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87-year-old woman sees her first, last total solar eclipse

Posted at 7:08 PM, Aug 21, 2017
and last updated 2017-08-22 12:18:56-04
An 87-year-old Nashville woman said she's been waiting her entire life to watch the total solar eclipse. On Monday, she was able to do just that. 

The overpass on Fern Avenue at the Interstate 65 and Interstate 24 merge was one of the best spots in town. Dozens of photographers like Kenn Stilger set up there early in the morning.

"You've got the whole panorama," said Stilger. "[There were] probably about 20, 25 cameras." 
 
Some people like Lanika Moore came from as far as Philadelphia to watch the eclipse with her family.
 
"It looks like Pac-Man! It does looks like Pac-Man. Looks like somebody took a bite out of a cookie," said Moore.
 
One woman, 87-year-old Della Clark, made sure the families and photographers knew how special the event was. For her, the total solar eclipse was once-in-a-lifetime.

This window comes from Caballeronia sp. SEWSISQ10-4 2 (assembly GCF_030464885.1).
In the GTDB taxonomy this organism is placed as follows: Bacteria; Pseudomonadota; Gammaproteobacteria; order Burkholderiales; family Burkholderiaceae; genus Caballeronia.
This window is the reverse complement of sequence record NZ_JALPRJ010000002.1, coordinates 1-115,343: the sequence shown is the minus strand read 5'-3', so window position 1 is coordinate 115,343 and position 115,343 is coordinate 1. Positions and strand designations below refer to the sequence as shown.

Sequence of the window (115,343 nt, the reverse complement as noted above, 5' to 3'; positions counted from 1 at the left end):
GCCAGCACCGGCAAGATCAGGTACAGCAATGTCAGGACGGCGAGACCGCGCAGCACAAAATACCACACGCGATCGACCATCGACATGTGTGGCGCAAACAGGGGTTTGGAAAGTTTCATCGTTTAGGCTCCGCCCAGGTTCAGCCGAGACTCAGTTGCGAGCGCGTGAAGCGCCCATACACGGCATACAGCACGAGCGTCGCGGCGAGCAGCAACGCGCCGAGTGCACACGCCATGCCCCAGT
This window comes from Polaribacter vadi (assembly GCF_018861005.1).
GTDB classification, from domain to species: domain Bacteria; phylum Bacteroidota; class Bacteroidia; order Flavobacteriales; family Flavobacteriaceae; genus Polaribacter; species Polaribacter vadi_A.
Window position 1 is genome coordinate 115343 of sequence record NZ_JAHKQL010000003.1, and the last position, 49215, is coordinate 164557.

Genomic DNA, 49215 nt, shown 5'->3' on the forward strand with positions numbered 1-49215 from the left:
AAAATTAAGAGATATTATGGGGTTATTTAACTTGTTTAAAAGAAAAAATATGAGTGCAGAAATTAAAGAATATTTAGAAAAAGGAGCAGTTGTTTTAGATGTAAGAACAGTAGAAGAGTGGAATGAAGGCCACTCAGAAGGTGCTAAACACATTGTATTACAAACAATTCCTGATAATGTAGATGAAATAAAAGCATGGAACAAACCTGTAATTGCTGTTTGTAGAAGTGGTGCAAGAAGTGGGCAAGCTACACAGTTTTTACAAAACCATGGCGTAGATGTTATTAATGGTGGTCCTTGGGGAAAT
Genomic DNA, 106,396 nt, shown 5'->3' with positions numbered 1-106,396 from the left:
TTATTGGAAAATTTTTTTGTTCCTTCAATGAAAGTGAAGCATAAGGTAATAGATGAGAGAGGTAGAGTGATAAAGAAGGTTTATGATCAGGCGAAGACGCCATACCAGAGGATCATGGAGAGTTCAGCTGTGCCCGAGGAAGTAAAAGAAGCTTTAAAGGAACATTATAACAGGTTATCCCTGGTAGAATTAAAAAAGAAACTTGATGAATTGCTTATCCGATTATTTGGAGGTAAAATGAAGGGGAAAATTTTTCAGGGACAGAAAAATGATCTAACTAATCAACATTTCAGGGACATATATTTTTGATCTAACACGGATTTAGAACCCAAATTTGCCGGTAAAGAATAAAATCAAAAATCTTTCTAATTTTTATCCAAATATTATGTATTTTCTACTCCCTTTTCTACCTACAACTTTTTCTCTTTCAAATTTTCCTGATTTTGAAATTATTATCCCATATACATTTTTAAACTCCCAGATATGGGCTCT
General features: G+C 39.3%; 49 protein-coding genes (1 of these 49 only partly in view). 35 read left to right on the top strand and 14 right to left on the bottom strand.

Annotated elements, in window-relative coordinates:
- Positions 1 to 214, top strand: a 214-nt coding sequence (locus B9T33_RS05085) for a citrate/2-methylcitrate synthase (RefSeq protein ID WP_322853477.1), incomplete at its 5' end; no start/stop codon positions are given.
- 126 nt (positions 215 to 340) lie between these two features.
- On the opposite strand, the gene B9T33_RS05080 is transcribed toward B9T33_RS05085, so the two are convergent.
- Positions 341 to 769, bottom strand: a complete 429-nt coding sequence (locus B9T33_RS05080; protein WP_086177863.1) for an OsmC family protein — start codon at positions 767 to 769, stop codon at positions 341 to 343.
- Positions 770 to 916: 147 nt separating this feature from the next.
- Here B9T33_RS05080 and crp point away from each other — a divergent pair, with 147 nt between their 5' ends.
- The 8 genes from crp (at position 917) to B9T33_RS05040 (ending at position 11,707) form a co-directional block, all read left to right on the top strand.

"It was my first time. I'll be 88 in November, and I know I won't be around the next time," said Clark.
 
The octogenarian said the eclipse was highly spiritual for her. 
 
"I'm looking for the Messiah to come back again, and I said the whole world be looking this time," she said.
 
Clark was concerned the afternoon cloud cover would keep her wish to witness the moon's passing in front of the sun from coming true. 
 
"I don't see anything now, the clouds are covering it now! Totally covering everything. We can't see anything," she said and totality approached. "It's getting darker. There it is! Ooo my goodness! It's getting darker! Ooo look at that! It's getting darker!" 
 
Then, as the clouds parted, she saw it.
 
"Praise God," Clark said. "You see this children? This is the great power. The great powerful universe."
 
She made sure everyone on Fern Avenue knew this was special. 
 
"This is power itself ... making me want to cry," she said. "This is nobody but the great power of the universe. Look at the Stars!" 
 
While clouds covered the eclipse mostly, the corona peeked through for long enough for Clark to see what she had waited hear for. 
 
"The birds and the crickets - it seemed like they was in confusion. They didn't know which way to go," she said.
 
Clark said the moment gave her new energy. 
 
"I felt good, I felt a strange feeling. I felt wonderful, happy, whatever it is," she said.  
 
Although the next total solar eclipse to cross over the United States has been predicted for 2024, Clark said she expected to be in a much difference place.
 
"I'll be up there where I can really see it," she said.